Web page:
Determinants of Managerial Earnings Guidance Prior to Regulation Fair Disclosure and Bias in Analysts' Earnings Forecasts*

Authors


  • *

    Accepted by Peter Easton. I gratefully acknowledge funding from the Division of Research, Harvard Business School. I thank Sudipta Basu, Mark Bradshaw, Patricia Dechow, Peter Easton (associate editor), Paul Healy, Bob Holthausen, Dawn Matsumoto, Greg Miller, Patricia O'Brien, Abbie Smith, Ross Watts, Jerry Zimmerman, and two anonymous referees for useful comments. I also thank workshop participants at the University of Rochester, Massachusetts Institute of Technology, Harvard Business School, the London Business School's Summer Symposium, the University of Washington, and Emory University for their useful comments. I thank Chris Allen, Sarah Eriksen, Kathleen Ryan, James Zeitler, Robert Burnham, and Paul Wolfson for their research assistance. I thank the National Investor Relations Institute for the survey data on firms' corporate disclosure practices and I/B/E/S-First Call for analyst forecast data.

Abstract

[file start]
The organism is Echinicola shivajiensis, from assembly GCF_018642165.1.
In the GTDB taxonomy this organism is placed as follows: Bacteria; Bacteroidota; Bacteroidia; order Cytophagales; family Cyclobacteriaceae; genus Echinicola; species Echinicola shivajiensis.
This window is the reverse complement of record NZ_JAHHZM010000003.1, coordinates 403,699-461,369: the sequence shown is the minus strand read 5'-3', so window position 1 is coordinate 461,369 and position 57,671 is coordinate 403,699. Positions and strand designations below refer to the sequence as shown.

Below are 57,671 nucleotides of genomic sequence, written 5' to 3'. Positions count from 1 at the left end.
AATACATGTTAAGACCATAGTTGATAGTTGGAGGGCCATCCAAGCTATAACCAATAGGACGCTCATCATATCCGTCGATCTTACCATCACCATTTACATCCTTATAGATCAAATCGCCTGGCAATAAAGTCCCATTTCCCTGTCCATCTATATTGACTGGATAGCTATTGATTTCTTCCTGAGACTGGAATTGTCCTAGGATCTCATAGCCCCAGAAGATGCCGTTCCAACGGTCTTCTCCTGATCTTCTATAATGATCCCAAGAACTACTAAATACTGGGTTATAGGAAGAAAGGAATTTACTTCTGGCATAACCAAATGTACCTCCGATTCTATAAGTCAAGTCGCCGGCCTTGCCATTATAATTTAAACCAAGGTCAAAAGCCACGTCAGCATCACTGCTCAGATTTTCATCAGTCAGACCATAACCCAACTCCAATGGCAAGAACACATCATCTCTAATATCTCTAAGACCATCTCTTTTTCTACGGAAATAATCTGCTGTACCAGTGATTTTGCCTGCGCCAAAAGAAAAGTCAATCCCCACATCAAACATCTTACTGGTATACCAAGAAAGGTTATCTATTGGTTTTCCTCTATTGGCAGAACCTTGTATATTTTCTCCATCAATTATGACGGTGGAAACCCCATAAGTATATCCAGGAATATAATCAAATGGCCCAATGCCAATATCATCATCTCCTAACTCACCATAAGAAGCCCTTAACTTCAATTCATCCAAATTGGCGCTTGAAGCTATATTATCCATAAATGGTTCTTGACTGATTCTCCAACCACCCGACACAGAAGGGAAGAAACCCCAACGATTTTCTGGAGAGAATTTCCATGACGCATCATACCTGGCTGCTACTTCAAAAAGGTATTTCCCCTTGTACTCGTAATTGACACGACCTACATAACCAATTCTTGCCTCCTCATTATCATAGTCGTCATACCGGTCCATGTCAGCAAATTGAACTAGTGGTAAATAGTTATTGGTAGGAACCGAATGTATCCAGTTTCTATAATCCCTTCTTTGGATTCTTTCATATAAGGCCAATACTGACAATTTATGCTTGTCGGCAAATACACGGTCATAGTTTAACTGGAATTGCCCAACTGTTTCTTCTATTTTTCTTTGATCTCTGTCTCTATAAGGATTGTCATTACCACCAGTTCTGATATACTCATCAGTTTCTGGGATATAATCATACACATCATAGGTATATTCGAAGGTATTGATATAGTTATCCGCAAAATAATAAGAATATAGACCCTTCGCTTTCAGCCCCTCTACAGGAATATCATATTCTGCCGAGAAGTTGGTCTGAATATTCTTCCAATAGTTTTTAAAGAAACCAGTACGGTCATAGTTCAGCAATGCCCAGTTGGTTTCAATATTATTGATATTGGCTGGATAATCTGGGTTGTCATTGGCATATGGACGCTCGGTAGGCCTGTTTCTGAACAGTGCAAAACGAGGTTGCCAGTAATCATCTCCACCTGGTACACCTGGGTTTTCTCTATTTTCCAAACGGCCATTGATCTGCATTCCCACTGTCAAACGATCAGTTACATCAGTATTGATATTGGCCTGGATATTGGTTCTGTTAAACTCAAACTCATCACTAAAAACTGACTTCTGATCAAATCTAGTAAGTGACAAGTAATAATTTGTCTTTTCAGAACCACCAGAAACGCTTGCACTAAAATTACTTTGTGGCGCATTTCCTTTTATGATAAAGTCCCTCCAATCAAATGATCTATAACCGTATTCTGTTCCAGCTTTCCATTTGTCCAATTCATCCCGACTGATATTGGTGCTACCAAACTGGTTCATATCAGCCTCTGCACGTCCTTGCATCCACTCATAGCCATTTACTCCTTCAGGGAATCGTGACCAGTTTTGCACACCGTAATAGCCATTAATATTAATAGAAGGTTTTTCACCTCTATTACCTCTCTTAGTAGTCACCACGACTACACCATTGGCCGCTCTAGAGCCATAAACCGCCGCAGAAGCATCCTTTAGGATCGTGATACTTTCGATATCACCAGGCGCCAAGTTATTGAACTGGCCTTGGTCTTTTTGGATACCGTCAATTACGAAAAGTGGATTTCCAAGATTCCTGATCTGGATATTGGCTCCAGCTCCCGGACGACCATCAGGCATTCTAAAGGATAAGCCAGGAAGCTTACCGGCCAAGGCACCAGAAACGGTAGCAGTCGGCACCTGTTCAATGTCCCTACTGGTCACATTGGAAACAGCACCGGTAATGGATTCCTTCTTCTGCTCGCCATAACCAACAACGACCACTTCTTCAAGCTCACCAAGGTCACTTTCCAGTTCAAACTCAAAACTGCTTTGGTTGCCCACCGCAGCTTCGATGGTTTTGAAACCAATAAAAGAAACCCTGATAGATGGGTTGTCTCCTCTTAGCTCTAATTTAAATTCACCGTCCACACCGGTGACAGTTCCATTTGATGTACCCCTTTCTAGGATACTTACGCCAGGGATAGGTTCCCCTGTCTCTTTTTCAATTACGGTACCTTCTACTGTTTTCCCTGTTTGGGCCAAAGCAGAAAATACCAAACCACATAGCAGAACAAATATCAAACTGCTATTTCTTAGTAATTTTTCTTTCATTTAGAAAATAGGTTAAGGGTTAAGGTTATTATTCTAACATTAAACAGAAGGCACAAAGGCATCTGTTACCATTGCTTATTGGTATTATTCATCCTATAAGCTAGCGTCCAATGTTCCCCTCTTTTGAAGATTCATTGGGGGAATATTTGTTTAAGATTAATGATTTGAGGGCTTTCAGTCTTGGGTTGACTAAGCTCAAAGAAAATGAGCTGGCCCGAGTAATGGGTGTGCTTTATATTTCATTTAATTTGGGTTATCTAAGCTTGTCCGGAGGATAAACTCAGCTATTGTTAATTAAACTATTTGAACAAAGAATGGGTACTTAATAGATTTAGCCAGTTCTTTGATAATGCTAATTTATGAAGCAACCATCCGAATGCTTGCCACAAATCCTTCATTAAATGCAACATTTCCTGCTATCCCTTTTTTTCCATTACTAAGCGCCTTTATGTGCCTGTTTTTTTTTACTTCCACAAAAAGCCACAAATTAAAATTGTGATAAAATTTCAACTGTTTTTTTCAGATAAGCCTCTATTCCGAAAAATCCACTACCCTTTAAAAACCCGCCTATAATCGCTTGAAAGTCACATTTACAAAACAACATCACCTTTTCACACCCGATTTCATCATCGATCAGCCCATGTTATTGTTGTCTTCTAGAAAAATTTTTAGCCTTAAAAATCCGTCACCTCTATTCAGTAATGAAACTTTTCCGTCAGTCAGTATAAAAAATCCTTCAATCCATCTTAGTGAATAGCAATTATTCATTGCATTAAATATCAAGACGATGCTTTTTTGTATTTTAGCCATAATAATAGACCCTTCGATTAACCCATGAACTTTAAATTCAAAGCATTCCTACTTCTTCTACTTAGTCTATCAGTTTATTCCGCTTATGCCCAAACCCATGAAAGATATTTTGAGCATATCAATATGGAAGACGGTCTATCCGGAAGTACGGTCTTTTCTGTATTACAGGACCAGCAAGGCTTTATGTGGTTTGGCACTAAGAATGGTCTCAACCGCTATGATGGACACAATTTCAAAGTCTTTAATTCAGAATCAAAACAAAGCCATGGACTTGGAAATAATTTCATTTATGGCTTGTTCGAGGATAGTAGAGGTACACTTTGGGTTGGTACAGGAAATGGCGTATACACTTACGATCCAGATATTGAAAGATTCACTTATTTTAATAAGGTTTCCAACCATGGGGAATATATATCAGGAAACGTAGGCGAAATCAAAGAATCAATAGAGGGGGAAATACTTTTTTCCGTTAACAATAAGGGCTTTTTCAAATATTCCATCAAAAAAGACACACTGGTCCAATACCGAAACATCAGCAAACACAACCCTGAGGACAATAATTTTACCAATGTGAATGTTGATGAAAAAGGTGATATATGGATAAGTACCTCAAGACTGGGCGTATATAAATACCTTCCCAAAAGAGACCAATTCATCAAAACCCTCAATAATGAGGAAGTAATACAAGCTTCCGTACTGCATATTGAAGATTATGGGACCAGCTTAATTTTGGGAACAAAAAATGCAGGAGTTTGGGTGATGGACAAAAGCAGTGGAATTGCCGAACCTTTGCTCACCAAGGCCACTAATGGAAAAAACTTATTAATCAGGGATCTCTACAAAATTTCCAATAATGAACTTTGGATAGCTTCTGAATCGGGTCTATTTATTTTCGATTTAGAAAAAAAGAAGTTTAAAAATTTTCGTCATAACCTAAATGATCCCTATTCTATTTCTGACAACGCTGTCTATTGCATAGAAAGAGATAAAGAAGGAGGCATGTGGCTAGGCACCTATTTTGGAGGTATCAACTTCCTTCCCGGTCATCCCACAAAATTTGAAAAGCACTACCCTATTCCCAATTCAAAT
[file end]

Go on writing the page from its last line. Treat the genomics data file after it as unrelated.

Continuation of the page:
Prior to Regulation Fair Disclosure (“Reg FD”), some management privately guided analyst earnings estimates, often through detailed reviews of analysts' earnings models. In this paper I use proprietary survey data from the National Investor Relations Institute to identify firms that reviewed analysts' earnings models prior to Reg FD and those that did not. Under the maintained assumption that firms conducting reviews guided analysts' earnings forecasts, I document firm characteristics associated with the decision to provide private earnings guidance. Then I document the characteristics of “guided” versus “unguided” analyst earnings forecasts. Findings demonstrate an association between several firm characteristics and guidance practices: managers are more likely to review analyst earnings models when the firm's stock is highly followed by analysts and largely held by institutions, when the firm's market-to-book ratio is high, and its earnings are important to valuation but hard to predict because its business is complex. A comparison of guided and unguided quarterly forecasts indicates that guided analyst estimates are more accurate, but also more frequently pessimistic. An examination of analysts' annual earnings forecasts over the fiscal year does not distinguish between guidance and no-guidance firms; both experience a “walk-down” in annual estimates. To distinguish between guidance and no-guidance firms, one must examine quarterly earnings news: unguided analysts walk down their annual estimates when the majority of the quarterly earnings news is negative; guided analysts walk down their annual estimates even though the majority of the quarterly earnings news is positive.

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